Philip Lee

Philip Lee, a senior in the Bioengineering program, helped developed the "Husky Seed Fund" that funds UW students who brings innovative ideas to the UW campus and student's extracurricular experience.

One of the greatest parts of being a college student is the endless discovery of new and creative ideas being created and discussed around campus. 

This search for new ideas on campus is being lead by the Husky Seed Fund, a group focused on funding student ideas that are impactful, inclusive, and practical. 

“We want to create a program that funds student projects that can make an impact on the UW community as a whole,” said Philip Lee, a member of the the Husky Experience Student Advisory Council (HESAC).

The fund was started by HESAC, a group formed by the UW provost as a part of the Husky Experience initiative. The initiative helped form things like the Husky 100 and University 101, new projects that have contributed to the overall well-being of the UW student body and student experience.

“Really what we’re looking at is improving the student experience from when students come to campus, even before they come to campus. It’s about your strong academics, the other skills that go around that and the experiences you can have both inside and outside the classroom to set you up for real lifetime success,” said Marisa Nickle, the senior director for strategy and academic initiatives in the Office of the Provost.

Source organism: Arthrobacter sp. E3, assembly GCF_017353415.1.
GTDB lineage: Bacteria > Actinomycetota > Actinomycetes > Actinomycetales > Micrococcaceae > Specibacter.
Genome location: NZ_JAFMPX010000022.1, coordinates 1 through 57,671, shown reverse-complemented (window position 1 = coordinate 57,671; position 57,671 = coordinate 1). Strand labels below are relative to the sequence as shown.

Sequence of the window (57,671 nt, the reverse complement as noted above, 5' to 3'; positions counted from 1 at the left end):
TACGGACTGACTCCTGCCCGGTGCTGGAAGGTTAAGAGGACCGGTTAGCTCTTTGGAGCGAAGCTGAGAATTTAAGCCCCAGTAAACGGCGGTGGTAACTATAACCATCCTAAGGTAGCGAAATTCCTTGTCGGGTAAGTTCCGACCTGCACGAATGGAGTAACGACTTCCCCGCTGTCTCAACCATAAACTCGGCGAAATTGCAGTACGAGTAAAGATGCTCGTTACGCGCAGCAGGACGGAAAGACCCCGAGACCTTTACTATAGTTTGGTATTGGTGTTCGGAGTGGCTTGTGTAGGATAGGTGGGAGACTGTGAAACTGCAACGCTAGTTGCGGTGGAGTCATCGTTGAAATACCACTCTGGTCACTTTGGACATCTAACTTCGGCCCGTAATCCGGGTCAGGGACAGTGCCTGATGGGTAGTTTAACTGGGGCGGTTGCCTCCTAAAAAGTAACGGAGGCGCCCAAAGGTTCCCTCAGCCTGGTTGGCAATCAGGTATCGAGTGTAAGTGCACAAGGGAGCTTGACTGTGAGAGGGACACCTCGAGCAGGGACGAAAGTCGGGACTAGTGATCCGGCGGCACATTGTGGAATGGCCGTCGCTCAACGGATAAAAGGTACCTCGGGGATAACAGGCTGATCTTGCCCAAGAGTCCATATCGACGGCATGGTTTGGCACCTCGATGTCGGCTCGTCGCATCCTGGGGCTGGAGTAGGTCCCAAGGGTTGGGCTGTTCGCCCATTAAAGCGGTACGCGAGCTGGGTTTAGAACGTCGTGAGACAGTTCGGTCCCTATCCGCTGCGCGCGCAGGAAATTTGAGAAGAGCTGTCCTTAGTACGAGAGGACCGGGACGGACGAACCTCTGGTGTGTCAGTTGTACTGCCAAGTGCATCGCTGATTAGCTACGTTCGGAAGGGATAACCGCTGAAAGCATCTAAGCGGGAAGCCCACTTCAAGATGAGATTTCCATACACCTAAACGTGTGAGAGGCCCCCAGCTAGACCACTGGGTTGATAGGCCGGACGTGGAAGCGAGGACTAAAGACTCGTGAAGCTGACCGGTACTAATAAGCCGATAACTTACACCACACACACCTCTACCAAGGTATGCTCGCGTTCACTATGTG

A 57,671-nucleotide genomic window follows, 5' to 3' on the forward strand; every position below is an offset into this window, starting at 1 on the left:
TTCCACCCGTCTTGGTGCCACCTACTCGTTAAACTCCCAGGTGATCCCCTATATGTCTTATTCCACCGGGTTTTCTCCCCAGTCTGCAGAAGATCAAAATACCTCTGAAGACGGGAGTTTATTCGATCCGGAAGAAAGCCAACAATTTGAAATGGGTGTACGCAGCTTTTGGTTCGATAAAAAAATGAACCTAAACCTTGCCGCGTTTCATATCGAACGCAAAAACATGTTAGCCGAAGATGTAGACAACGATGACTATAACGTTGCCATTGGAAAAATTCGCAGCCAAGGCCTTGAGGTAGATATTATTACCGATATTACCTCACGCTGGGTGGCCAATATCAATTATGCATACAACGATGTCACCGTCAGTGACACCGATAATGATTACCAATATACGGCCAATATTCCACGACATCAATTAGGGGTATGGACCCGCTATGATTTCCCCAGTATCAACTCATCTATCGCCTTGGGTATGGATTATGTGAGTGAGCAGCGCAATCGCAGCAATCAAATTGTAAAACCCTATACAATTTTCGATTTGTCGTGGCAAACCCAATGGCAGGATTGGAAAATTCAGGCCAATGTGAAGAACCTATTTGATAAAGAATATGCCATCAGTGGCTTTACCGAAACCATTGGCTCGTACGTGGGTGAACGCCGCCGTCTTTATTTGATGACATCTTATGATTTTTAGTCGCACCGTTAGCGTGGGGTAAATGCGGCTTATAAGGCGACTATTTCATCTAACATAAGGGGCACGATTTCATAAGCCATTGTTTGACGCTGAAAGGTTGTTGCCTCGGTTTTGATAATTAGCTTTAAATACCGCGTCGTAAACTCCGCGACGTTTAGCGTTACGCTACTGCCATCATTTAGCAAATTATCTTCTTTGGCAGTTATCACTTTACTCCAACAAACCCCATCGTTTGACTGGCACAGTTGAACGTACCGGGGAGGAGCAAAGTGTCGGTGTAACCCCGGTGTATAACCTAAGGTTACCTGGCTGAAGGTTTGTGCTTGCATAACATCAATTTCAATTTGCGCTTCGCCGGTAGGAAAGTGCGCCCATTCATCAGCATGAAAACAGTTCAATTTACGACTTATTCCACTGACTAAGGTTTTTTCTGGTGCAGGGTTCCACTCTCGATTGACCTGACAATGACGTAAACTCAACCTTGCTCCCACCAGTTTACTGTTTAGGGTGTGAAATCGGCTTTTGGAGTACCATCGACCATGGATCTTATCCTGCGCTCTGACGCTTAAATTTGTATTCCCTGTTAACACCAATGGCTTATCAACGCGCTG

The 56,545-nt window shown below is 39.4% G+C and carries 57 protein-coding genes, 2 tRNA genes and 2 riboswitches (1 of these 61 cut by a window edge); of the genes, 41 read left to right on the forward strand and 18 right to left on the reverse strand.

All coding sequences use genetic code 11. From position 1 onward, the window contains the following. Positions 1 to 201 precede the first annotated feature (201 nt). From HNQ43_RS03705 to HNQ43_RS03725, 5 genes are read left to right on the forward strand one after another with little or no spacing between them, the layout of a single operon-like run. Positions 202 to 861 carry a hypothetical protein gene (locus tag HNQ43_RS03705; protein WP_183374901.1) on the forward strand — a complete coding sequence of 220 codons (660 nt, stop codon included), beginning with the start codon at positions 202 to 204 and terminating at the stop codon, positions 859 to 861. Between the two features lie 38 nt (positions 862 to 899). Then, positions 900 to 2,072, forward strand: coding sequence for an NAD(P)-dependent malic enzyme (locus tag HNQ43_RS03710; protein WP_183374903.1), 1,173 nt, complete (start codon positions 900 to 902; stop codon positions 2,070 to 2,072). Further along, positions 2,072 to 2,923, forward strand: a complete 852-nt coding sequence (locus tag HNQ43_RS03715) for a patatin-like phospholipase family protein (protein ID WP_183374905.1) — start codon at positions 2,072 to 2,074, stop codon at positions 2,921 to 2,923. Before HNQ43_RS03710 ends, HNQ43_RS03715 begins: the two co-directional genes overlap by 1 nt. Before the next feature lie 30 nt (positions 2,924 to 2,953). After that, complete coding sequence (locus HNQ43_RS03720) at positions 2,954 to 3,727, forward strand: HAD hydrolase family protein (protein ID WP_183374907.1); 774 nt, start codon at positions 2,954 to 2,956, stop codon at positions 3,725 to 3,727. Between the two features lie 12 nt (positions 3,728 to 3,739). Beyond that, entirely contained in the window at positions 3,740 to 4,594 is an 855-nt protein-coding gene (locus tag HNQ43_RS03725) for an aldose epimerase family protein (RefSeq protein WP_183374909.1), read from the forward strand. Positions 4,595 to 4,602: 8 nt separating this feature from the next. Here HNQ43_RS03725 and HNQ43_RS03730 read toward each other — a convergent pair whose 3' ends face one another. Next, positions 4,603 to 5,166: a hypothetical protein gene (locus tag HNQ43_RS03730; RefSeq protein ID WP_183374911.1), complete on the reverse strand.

HESAC was formed in the winter of 2015 to help advise the provost on these projects, but it was soon discovered that the group’s abilities were not being used to their full potential. The council realized that instead of having the team work under the provost, it made more sense for the students to be leading the discussion. 

“Why don’t we have students lead projects and see what they think are good ideas?”, Nickle said. 

From this point the team was given complete freedom to begin working on the Husky Seed Fund. They built the entire process from scratch, including the application, criteria for what makes a winning project, and a communication platform to get the word out. 

Those who applied were asked to submit basic personal information as well as a general budget proposal and a letter of intent. From this point, two finalists were selected from the 20 applications submitted and awarded their funds (anywhere up to $5000).

One winning idea was the Vulnerability Collective, which aims to collect around 100 different stories of vulnerability from UW faculty and students and publish it in book form to distribute around campus. The second winner came up with the Undergraduate Research Journal, which simplifies the academic journal process by consolidating undergraduate research from various fields and makes it accessible to all students in a single journal.

These two ideas were just the beginning of what HESAC hopes to be a project that lives on for years to come. 

“This is an opportunity to still make an impact on the community by creating programs … that can ultimately blossom into something even more impactful,” Lee said.

Next year’s HESAC (which is currently accepting applications for new council members) will be working on the same project, but the council will be wearing two hats, one of checking up on past winners and one of selecting the newest awardees. 

“What we are looking for is some new blood, some people who can bring new ideas,”  said Yichuan He, a current HESAC board member.

Overall, both this board and the Husky Seed Fund emphasize the importance of student collaboration. The fund is created by students, for students, and that makes it a unique opportunity for any Husky out there with a bright idea. 

If you think you have an impactful, inclusive, and practical idea that would better the UW student community, apply for the Husky Seed Fund here


Reach reporter Hannah Myrick at Twitter: @hanmyrick

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